In our discussion so far on the Philippines we have seen how the political system was captured by an oligarchy whose consolidation was greatly facilitated by the way the US set up their colony. Marcos tried to break the oligarchy, but he failed and indeed if anything, as Benedict Anderson pointed out, the oligarchy surfaced after 1986 even more powerful than ever.

The clearest manifestation of the oligarchy in the Philippines and how it impacts politics is the existence of political dynasties. Now you’d be right in noting that every country in the world has political dynasties. The US has the Bush dynasty, the Kennedy dynasty, Colombia has the López family, the Lleras family and the grandfather of the current president of Colombia, Juan Manuel Santos, was president between 1938 and 1942. Winston Churchill’s son was even a Member of Parliament for the Conservative Party in Britain.

But the extent to political dynasties in the Philippines is off the chart compared to any other country in the world. 60% of congress-people elected in 2007 had a previous relative who were also in congress. To give some sense of how high this is, the analogous figure in the US was 7%. In roughly half of the 80 provinces of the Philippines the governor is related to one of the congress-people.

This family run government is not a new thing in the Philippines and it dates all the way back to the US creation of democracy. In the first elections the US organized, to be eligible to run you had to come from a set of elite families recognized by the Americans, called the principalia. This was one of the ways in which the oligarchs had a huge head start and incumbent advantage became the way of life in the Philippines. This has led to very long-run family advantages. For instance, in the province of Leyte, a member of the Veloso family has been either a congress-person or the governor since 1916.

How is it that these families perpetuate themselves in power even today? For one thing, being a member of a political dynasty massively increases your probability of being elected to any political office. For instance, if you are from a political dynasty and run for congress, you are 22 percentage points more likely to get elected relative to a non-dynastic candidate. This effect is even larger, 40 percentage points, if the dynastic candidate currently has a member of the family in some political office.

But this correlation could mean many things. Maybe rich families with large landholdings or wealth or some specific talent form dynasties and it is not really the dynasty that matters but these characteristics correlated with the formation of a political dynasty. For example, Ted Kennedy came from a dynasty of rich Bostonians with a strong interest (and success) in politics. But perhaps, it wasn’t that his father was a senator or his brother a president that made Ted Kennedy likely to be elected, but his family’s wealth or other characteristics of this ambitious family.

To tackle exactly this issue Pablo Querubín in his research “Family and Politics: Dynastic Persistence in the Philippines” compares non-dynastic political candidates who just win office, to those who just lose (either dynastic or non-dynastic). The idea with this “just win office” strategy (or as it is called, the regression discontinuity strategy) is that this approximates a situation where the candidate who won did so “almost randomly” relative to the candidate who just lost (think of a coin toss determining whether a candidate with exactly 50% of the vote gets one more vote or whether his rival does). This in particular should ensure that whether one of these just winning candidates didn’t do so because of their special talents or wealth relative to candidates who just lost it.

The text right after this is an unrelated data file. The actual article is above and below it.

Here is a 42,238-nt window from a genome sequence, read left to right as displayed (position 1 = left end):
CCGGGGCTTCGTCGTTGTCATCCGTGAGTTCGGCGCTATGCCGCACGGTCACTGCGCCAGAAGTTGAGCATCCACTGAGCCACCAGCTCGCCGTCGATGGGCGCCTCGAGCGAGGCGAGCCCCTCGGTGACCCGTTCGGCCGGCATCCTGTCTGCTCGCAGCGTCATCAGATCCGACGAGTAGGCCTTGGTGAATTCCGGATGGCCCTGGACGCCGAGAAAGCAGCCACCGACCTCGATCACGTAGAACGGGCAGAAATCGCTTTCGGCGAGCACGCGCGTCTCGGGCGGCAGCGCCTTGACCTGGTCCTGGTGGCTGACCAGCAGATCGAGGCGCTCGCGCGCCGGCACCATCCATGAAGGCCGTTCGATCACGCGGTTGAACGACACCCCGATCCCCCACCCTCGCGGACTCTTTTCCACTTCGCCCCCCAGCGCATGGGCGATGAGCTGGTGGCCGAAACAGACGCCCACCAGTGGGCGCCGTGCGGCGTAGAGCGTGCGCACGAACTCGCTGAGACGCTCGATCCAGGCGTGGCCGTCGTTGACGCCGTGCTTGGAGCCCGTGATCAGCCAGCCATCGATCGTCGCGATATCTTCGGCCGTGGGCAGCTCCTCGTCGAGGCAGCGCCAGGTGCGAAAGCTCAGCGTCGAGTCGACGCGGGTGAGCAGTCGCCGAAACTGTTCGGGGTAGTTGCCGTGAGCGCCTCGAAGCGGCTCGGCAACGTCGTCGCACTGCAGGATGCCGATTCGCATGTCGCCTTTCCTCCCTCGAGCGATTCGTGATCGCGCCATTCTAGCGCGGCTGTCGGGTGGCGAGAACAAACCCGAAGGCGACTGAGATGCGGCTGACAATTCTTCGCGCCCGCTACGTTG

What Pablo finds is that those who win in these circumstances are 4 times more likely to have a future relative holding political office. This suggests that, given other institutional and political features of the Philippines, just holding office, other things equal, is enough to help create a political dynasty.

All this means that it may have been the initial conditions that the US imposed that shaped which political dynasties form, and perhaps even the origins of the power of political dynasties in the first place.


Marcos versus Park  

As we noted in our last post, there is a far more charitable account of the Marcos dictatorship after 1972 in the Philippines than brought to mind by Imelda’s 3,000 pairs of shoes. 

Marcos himself argued that the move to autocracy was needed to discipline the oligarchs and discipline them he did.

The Lopez family was one of these. Before martial law Marcos had Fernando Lopez as his vice president as part of a strategy to co-opt the oligarchs. But after 1972 Marcos discarded him and expropriated his assets, sugar estates, media empire and power generating plants. He cowed the rest of the sugar oligarchs into submission. He also centralized the state and embarked on an attempt to promote industrial exports.

In these strategies and aspirations Marcos was quite similar to Park Chung-Hee in South Korea. Park rose to power in a coup in 1961 and one of his first acts was to arrest and lock up business oligarchs on the grounds that they were “illicit profiteers”. Park similarly abandoned the attempt to keep himself in power through elections in 1972, just as Marcos did. He also famously launched an ambitious export-driven industrialization plan.

The difference between the Marcos and the Park experiences, however, is that while the latter was a huge economic success, the first collapsed into an orgy of rent seeking and looting of the state. Why the difference?

This takes us back to the history and in particular the history of the construction of the state. As we saw in our previous post, the state in the Philippines was built from the bottom up in a way which facilitated its capture by the oligarchy. This captured state was highly patrimonial, largely lacking meritocratic recruitment and promotion of the bureaucracy for example. Appointments were made on the basis of political criteria, for example, ability to help win elections.